Easy to find
About 50% of people still search for apps in the app store. But web search is also a major source for app discovery. One in four app users discover an app through search. One of the characteristics of progressive web apps is that they registered and identified as apps which make search engines able to find them (6).
Are we there yet? Progressive web apps browser support
One of main obstacles in front of progressive web apps is its support across all the major browsers.
To determine whether PWA is an option, you will need to assess your target audience and browser support requirements. When looking to implement PWAs, it’s good to know upfront what to expect in the foreseeable future. What features will be available in the feature across the browsers that we can use to enhance our apps?
So what’s the browser support for progressive web apps? (last updated 2017-07)
Status: Working Draft
Chrome Supported on Chrome for Android and for Desktop release 39
Opera Supported on Opera and Opera for Android release 26
Edge In development
Firefox Supported on Firefox and Firefox for Android release 48. Firefox supports “Add to home screen” experimentally.
WebKit/Safari Under consideration
Full list of manifest keys compatibility
Status: Working Draft
Chrome Supported on Chrome for Android and for Desktop release 40
Opera Supported on Opera and Opera for Android release 27
Edge In development
Firefox Supported on Firefox (Gecko) release 44
Safari Under consideration
Status: Working Draft
Chrome Supported on Chrome for Android and for Desktop release 42
Opera Supported on Opera and Opera for Android release 37
Edge In development
Firefox Supported on Firefox release 44 and Firefox Mobile release 48.
Safari No plans to implement feature yet.
Note For all these browsers, support does not include iOS versions.
What does this mean?
Due to the lack of support, iOS is one of the main obstacles in front of progressive web apps. Although it is under consideration, it is unknown when it’ll be ready. It’s understandable why they would be apprehensive in releasing these sort of features. The app store is a big money maker for Apple so anything that might lure people away from it might be bad for business.
For now, the main work around is to still publish hybrid apps through the traditional app store. This way users will still be able to find and install your app even if their respective browsers don’t support progressive web apps.
Although some browsers have already embraced PWAs (see above), they have various level of support when it comes to Web APIs. Proceed with caution when utilizing cutting-edge web APIs if you need cross-browser compability.
What are successful examples of progressive web apps?
Twitter uses PWA to increase engagement and reduce data usage
Twitter has over 80% of users on mobile. They wanted their mobile web experience to be faster, more reliable, and more engaging. They developed Twitter Lite, a Progressive Web App. Twitter Lite is fast and responsive. It uses less data, takes up less storage space, and supports push notifications and offline use in modern browsers. It became the default mobile web experience for all users globally in April 2017. Twitter developed Twitter Lite to deliver a more robust experience, with explicit goals for instant loading, user engagement and lower data consumption.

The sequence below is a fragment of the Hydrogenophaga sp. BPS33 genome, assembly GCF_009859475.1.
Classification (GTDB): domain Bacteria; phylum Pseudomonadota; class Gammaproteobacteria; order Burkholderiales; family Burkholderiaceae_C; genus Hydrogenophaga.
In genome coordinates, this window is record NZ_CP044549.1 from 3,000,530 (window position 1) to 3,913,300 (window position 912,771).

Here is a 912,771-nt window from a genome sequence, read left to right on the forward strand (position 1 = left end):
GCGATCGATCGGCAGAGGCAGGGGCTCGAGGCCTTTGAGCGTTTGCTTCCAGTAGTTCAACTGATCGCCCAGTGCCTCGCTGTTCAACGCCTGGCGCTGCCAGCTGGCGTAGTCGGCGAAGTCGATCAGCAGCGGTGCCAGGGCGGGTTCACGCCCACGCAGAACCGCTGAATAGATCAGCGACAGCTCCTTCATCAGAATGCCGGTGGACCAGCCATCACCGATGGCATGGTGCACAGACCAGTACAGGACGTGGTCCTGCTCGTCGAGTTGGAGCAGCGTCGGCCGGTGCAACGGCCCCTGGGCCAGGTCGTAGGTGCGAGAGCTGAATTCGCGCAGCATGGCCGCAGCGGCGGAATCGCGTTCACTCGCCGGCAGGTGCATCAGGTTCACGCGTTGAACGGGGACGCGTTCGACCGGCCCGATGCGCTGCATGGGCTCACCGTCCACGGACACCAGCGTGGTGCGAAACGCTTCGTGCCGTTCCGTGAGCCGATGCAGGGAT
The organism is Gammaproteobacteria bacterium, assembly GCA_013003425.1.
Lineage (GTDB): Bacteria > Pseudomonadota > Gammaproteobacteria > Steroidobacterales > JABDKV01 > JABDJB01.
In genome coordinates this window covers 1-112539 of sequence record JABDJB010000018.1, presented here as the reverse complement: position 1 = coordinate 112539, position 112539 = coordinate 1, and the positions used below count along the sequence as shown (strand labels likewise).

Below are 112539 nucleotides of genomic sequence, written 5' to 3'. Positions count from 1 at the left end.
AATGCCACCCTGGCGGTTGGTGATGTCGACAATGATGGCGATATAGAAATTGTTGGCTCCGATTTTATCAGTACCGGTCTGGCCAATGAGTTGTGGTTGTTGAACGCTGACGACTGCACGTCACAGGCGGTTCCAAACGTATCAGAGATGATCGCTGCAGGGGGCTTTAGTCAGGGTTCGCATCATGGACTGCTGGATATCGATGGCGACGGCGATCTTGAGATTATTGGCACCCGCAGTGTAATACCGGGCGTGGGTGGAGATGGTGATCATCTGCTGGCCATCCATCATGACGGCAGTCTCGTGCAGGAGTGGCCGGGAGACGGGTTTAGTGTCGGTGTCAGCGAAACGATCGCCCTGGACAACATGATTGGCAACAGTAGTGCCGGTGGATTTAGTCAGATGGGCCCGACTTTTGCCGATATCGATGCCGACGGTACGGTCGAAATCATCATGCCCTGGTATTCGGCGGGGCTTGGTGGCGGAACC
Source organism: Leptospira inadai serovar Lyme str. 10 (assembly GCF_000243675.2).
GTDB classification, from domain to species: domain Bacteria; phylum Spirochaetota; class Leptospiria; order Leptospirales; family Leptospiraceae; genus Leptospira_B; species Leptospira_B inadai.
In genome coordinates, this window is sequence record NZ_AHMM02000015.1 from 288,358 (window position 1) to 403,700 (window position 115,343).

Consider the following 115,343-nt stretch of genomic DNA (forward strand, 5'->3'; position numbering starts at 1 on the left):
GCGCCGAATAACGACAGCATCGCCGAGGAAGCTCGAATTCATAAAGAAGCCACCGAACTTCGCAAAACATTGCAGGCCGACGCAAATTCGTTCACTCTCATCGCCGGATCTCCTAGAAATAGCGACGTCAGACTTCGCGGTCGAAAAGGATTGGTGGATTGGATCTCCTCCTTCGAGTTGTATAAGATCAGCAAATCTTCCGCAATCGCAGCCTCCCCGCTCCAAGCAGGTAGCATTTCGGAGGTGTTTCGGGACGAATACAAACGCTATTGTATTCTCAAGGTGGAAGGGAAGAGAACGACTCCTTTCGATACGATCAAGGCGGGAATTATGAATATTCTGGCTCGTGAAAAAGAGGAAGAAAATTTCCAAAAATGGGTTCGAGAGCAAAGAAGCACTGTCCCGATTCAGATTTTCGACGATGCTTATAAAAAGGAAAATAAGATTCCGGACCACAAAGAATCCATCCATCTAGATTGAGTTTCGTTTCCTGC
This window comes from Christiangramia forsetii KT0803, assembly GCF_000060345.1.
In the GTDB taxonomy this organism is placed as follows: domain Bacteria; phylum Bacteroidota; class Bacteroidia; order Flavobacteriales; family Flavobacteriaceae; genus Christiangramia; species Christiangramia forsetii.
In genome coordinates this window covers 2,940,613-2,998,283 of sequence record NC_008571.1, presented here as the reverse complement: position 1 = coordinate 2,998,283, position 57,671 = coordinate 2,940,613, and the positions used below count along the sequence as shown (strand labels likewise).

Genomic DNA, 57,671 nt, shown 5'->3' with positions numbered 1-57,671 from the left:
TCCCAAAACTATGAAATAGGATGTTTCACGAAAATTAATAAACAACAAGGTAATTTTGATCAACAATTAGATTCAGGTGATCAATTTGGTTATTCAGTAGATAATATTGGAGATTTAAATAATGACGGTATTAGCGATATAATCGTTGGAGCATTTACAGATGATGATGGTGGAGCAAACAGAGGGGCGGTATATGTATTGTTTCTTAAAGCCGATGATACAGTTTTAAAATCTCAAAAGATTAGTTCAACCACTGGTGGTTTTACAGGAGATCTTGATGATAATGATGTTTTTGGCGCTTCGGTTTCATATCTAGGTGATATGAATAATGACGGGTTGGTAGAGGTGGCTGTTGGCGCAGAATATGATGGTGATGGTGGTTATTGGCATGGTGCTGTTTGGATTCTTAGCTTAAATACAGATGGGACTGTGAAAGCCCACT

- 65% increase in pages per session
- 75% increase in Tweets sent
- 20% decrease in bounce rate
According to their lead engineer:
Twitter Lite is now the fastest, least expensive, and most reliable way to use Twitter. The web app rivals the performance of our native apps but requires less than 3% of the device storage space compared to Twitter for Android.
Forbes bets big on mobile experiences
Forbe’s goal was to revamp mobile experiences. The way they started was understanding how different mobile experiences are. Up to 60 percent of Forbes’ audience comes from mobile — and they expect that to reach 80 in the near future. With the delivery of a new progressive web app site tests showed that the new site:
- Increased the average user session by 2X
- Resulted in six times the completion rate
- Had 20% more viewable impressions than its previous mobile site.
Alibaba.com increases conversions on the mobile web by 76% with Progressive Web App.
Alibaba.com is the world’s largest online business-to-business (B2B) trading platform. It serves over 200 countries and regions.
Building great mobile experiences is an indispensable part of Alibaba’s success. Mobile is their user’s primary form for discovery. What they found though was that users didn’t want to download nor jump to a native app to complete the transaction.
Alibaba looked at the mobile web as a platform to shift non-app users to the app, but many preferred to stay within a browser. So they decided to upgrade their site to a progressive web app (PW) and saw benefits like
- 76% higher conversions across browsers
- 14% more monthly active users on iOS; 30% on Android
- 4X higher interaction rate from Add to Homescreen
- Ola drives mobility for a billion Indians with Progressive Web App
- Lancôme rebuilds their mobile website as a PWA, increases conversions 17%
- MakeMyTrip.com’s new PWA delivers 3X improvement in conversion rates
- Infobae more than doubles time spent on mobile site with a Progressive Web App
- Housing.com increases conversions and lowers bounce rate by 40% with new PWA
All these examples are very exciting and show great promise for the future. Within our company we’ve been applying some of these concepts to our apps with great results.
Progressive web apps open up a new frontier for web developers to create new web experiences that are accessed on demand and rival native ones.
Where to go next?
Looking to get started with progressive web apps?
- Getting Started with Progressive Web Apps by Addy Osmani
- Progressive Web App Demos
- Test and check how well your app meets the requirements for a PWA using Lighthouse a Chrome extension. The extension gives you total score and tips on how to fix things.
Working with services workers might be the biggest hurdle to overcome. Learn more about working with service workers below
- Service Workers: an Introduction by Matt Gaunt
- Service Worker Cookbook by Mozilla
- The Offline Cookbook by Jake Archibald
- Using Service Workers by MDN
One of the main components of PWAs is the manifest file. Get started with some of the links below.
- A sample manifest file can be found in Web Starter Kit and over in the Google Chrome samples.
- Bruce Lawson wrote a Manifest Generator
- Mounir Lamouri has a handy Web Manifest validator worth checking out.
What about working with Push Notifications?
- Web Push Notifications Intro by Joseph Medley
- Notification Generator by Peter Beverloo’s